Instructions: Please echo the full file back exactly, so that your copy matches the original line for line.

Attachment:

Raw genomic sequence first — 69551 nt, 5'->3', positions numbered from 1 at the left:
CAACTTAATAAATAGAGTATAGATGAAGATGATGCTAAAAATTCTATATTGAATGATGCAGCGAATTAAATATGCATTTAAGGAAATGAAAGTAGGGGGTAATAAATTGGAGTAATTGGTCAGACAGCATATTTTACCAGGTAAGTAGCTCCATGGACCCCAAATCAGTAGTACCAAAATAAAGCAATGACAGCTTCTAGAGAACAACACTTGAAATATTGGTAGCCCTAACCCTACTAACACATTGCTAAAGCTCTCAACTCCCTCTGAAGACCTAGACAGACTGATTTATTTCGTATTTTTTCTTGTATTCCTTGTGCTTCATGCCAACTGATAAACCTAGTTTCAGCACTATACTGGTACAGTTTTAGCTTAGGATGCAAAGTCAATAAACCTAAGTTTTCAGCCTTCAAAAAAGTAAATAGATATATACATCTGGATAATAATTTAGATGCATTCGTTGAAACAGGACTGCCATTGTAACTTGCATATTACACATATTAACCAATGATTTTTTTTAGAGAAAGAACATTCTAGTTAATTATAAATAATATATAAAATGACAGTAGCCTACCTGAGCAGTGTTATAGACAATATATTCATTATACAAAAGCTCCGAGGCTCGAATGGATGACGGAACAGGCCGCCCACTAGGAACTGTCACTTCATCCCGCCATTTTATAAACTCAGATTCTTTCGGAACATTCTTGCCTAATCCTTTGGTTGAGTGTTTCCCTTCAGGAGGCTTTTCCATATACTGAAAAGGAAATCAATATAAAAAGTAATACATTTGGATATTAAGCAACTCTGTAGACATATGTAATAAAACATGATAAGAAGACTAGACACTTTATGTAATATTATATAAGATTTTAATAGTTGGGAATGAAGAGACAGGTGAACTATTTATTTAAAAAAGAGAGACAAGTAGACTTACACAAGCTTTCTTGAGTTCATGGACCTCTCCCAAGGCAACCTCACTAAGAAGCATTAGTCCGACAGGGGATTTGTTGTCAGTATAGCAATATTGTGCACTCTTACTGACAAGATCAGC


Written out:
Raw genomic sequence first — 69551 nt, 5'->3', positions numbered from 1 at the left:
CAACTTAATAAATAGAGTATAGATGAAGATGATGCTAAAAATTCTATATTGAATGATGCAGCGAATTAAATATGCATTTAAGGAAATGAAAGTAGGGGGTAATAAATTGGAGTAATTGGTCAGACAGCATATTTTACCAGGTAAGTAGCTCCATGGACCCCAAATCAGTAGTACCAAAATAAAGCAATGACAGCTTCTAGAGAACAACACTTGAAATATTGGTAGCCCTAACCCTACTAACACATTGCTAAAGCTCTCAACTCCCTCTGAAGACCTAGACAGACTGATTTATTTCGTATTTTTTCTTGTATTCCTTGTGCTTCATGCCAACTGATAAACCTAGTTTCAGCACTATACTGGTACAGTTTTAGCTTAGGATGCAAAGTCAATAAACCTAAGTTTTCAGCCTTCAAAAAAGTAAATAGATATATACATCTGGATAATAATTTAGATGCATTCGTTGAAACAGGACTGCCATTGTAACTTGCATATTACACATATTAACCAATGATTTTTTTTAGAGAAAGAACATTCTAGTTAATTATAAATAATATATAAAATGACAGTAGCCTACCTGAGCAGTGTTATAGACAATATATTCATTATACAAAAGCTCCGAGGCTCGAATGGATGACGGAACAGGCCGCCCACTAGGAACTGTCACTTCATCCCGCCATTTTATAAACTCAGATTCTTTCGGAACATTCTTGCCTAATCCTTTGGTTGAGTGTTTCCCTTCAGGAGGCTTTTCCATATACTGAAAAGGAAATCAATATAAAAAGTAATACATTTGGATATTAAGCAACTCTGTAGACATATGTAATAAAACATGATAAGAAGACTAGACACTTTATGTAATATTATATAAGATTTTAATAGTTGGGAATGAAGAGACAGGTGAACTATTTATTTAAAAAAGAGAGACAAGTAGACTTACACAAGCTTTCTTGAGTTCATGGACCTCTCCCAAGGCAACCTCACTAAGAAGCATTAGTCCGACAGGGGATTTGTTGTCAGTATAGCAATATTGTGCACTCTTACTGACAAGATCAGC